Mama Khaddama

Muna Al-Fuzai

Are maids a necessity or a luxury? Do people really need domestic servants – even small families or newlyweds? Do they need a maid for each child, and I don’t mean a nanny specializing in children’s affairs, but a maid who does housework – from cooking, washing and caring for children too? Why do many believe that living in a house without a maid is a disaster and a tragedy?

I know that the immediate response will be this is due to the work of the mother, but no every mother works full time jobs here. Total dependence on the maid in all affairs of the house, including the care of children day and night, indicates nothing but neglect by the parents in their role in caring for their children.

I know that there are families who are capable socially and financially of employing several full-time maids and providing them with decent accommodation as well as respect their rights and needs according to the agreed labor contract. But this does not mean that everyone can. Moreover, many can afford to do this and are not willing to respect the physical and moral rights of helpers.

I think it is odd that many families are racing to recruit maids just to keep up with social appearances and ignore the importance of the role of parents in a child’s life. This conclusion brings to my mind another question about importing maids. There is much talk about the high prices of hiring maids now after the Filipino labor ban. It is regrettable that this phenomenon has become a topic of public concern and talk for many people, whether supporters or opponents. Of course for each social condition, there are positive and negative aspects, but I fear that the negatives are more severe and dangerous in this case.

‘Mama khaddama’ can’t be responsible for raising a child. She can help in the housework, but what is going on now is beyond limits. It is imperative that the institutions of society must set limits to control and protect maids’ problems as much as possible. Therefore, I believe that the requirement of a certain level of income for employers, verification of the availability of a suitable place of residence (a private room with TV) and allowing domestic helpers to keep their mobiles and passports can be ascertained by the embassy labor office in cooperation with the ministries of interior and social affairs.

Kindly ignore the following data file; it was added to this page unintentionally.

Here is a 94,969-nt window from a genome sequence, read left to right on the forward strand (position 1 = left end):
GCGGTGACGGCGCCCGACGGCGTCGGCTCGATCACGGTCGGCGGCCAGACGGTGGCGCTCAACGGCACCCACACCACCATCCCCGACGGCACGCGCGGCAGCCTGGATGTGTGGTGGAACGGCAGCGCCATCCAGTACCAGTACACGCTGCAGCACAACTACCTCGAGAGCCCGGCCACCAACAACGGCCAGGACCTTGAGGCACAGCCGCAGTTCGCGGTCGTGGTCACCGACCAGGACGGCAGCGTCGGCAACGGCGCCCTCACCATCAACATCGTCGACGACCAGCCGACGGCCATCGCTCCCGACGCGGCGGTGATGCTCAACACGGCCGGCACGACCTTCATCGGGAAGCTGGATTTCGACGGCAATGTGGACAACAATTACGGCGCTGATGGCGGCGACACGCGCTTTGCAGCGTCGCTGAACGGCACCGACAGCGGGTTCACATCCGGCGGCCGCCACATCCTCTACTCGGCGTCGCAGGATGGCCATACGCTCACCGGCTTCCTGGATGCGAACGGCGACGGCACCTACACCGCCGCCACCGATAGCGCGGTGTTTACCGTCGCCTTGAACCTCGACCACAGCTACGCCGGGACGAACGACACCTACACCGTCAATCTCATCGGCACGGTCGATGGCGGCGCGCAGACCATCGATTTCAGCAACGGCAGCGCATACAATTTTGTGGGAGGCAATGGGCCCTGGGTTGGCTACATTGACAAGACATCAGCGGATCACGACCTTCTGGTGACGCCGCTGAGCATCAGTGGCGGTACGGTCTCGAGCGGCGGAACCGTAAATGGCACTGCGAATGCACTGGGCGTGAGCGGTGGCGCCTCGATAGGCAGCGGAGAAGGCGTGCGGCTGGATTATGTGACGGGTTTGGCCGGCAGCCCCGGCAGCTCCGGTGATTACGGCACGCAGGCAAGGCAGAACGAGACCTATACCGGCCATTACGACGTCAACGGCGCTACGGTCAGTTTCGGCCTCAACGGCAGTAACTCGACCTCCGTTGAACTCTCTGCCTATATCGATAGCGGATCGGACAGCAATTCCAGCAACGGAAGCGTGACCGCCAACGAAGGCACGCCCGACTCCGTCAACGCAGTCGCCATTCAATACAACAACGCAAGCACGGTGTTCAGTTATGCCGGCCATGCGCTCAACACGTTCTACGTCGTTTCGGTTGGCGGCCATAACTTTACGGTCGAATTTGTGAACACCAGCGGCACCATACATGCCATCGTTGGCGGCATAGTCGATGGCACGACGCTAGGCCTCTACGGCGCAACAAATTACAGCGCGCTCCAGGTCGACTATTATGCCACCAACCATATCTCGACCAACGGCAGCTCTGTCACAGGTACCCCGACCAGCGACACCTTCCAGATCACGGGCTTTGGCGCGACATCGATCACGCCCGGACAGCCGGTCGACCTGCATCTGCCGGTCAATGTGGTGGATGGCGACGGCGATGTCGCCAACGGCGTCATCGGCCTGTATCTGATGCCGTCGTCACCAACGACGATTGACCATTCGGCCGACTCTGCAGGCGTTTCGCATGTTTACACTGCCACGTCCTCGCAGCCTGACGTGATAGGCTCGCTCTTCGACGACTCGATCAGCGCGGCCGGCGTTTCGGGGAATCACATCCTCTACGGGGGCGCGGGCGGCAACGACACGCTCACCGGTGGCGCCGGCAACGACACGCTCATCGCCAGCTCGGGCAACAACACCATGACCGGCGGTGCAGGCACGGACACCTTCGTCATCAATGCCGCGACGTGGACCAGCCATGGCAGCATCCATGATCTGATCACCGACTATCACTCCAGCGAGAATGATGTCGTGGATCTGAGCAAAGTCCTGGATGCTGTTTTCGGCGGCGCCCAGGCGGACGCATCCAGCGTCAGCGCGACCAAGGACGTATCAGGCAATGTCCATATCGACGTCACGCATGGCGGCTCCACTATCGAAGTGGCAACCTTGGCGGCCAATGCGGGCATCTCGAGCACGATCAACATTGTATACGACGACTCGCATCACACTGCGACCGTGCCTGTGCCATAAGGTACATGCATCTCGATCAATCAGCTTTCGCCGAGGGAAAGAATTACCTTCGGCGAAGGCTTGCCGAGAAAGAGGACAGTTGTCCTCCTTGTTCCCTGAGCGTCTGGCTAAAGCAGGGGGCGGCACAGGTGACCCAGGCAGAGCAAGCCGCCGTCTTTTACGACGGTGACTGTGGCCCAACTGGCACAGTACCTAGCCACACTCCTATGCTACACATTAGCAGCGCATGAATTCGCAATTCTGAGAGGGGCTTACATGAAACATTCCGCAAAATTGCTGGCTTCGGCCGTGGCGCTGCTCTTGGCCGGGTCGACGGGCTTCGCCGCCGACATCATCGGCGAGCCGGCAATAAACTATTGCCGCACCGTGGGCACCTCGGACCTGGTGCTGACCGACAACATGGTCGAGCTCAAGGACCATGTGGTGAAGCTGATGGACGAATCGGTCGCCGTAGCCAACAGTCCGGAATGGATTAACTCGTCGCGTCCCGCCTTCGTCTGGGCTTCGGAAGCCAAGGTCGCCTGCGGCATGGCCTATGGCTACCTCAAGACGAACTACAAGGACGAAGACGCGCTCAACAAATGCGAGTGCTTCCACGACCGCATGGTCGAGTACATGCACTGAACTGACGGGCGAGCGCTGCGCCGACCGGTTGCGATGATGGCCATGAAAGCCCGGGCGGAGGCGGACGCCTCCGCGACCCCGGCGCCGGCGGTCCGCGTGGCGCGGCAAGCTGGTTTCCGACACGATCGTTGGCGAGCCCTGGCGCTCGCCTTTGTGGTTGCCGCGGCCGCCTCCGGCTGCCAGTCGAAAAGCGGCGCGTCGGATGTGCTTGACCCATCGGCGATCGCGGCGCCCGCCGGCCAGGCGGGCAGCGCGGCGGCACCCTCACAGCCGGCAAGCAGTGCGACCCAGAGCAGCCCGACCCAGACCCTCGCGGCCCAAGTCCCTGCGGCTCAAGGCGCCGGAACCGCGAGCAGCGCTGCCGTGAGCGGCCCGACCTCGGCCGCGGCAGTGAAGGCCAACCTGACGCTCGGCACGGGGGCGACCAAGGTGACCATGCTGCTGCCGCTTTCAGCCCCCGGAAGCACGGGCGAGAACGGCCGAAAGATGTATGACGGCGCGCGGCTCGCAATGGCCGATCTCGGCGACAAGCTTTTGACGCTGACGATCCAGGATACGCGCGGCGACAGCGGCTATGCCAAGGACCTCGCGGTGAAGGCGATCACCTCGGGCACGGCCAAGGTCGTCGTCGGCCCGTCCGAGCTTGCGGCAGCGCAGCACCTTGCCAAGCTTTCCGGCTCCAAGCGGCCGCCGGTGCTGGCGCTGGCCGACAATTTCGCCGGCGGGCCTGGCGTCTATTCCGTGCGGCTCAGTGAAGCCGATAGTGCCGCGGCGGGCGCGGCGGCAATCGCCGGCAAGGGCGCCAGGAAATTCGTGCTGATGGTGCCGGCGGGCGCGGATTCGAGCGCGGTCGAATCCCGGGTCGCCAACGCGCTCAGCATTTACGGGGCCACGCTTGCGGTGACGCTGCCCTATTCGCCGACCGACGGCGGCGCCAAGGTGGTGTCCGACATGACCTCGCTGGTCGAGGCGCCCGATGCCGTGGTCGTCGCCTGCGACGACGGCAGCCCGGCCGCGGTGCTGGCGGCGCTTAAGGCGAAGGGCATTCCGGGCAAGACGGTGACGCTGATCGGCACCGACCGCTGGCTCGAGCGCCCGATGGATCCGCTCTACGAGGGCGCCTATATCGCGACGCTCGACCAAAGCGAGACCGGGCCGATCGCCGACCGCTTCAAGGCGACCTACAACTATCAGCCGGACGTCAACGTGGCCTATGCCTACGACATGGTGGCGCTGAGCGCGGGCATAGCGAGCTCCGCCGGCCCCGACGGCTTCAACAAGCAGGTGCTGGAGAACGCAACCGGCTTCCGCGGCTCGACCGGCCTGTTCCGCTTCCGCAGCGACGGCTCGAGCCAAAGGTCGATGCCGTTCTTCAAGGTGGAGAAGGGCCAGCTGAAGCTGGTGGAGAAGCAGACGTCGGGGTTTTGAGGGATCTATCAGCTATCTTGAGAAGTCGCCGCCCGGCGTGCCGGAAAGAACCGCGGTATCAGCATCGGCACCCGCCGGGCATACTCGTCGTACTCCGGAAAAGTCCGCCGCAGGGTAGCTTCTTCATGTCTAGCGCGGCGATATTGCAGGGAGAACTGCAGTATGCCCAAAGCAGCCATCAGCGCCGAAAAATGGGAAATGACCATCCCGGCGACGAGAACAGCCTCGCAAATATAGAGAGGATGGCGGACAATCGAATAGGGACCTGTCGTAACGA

I wonder why the interior ministry doesn’t require depositing the salaries of domestic workers in local banks to ensure the preservation of their rights, similar to article 18 employees, because depositing the salary in the bank will surely guarantee the right of the worker, hold defaulters to account and verify the obligation of the sponsor to pay wages.

I think that domestic helpers should not have a role in raising children at all. The child grows dependent on the maid completely, so they think they can eat, play and leave their toys scattered around. They never even think about making their own beds and throw their clothes on the ground or bed because the khaddama will clean up after them.

In the eyes of the parents, the maid receives a salary and must do this work. Worse, some parents think the maid has to tolerate mistreatment by children, such as misbehavior and stubbornness without realizing that they are spoiling their kids. Eventually, the maid will leave for her country, and the parents will reap the harvest of their hands.

By Muna Al-Fuzai
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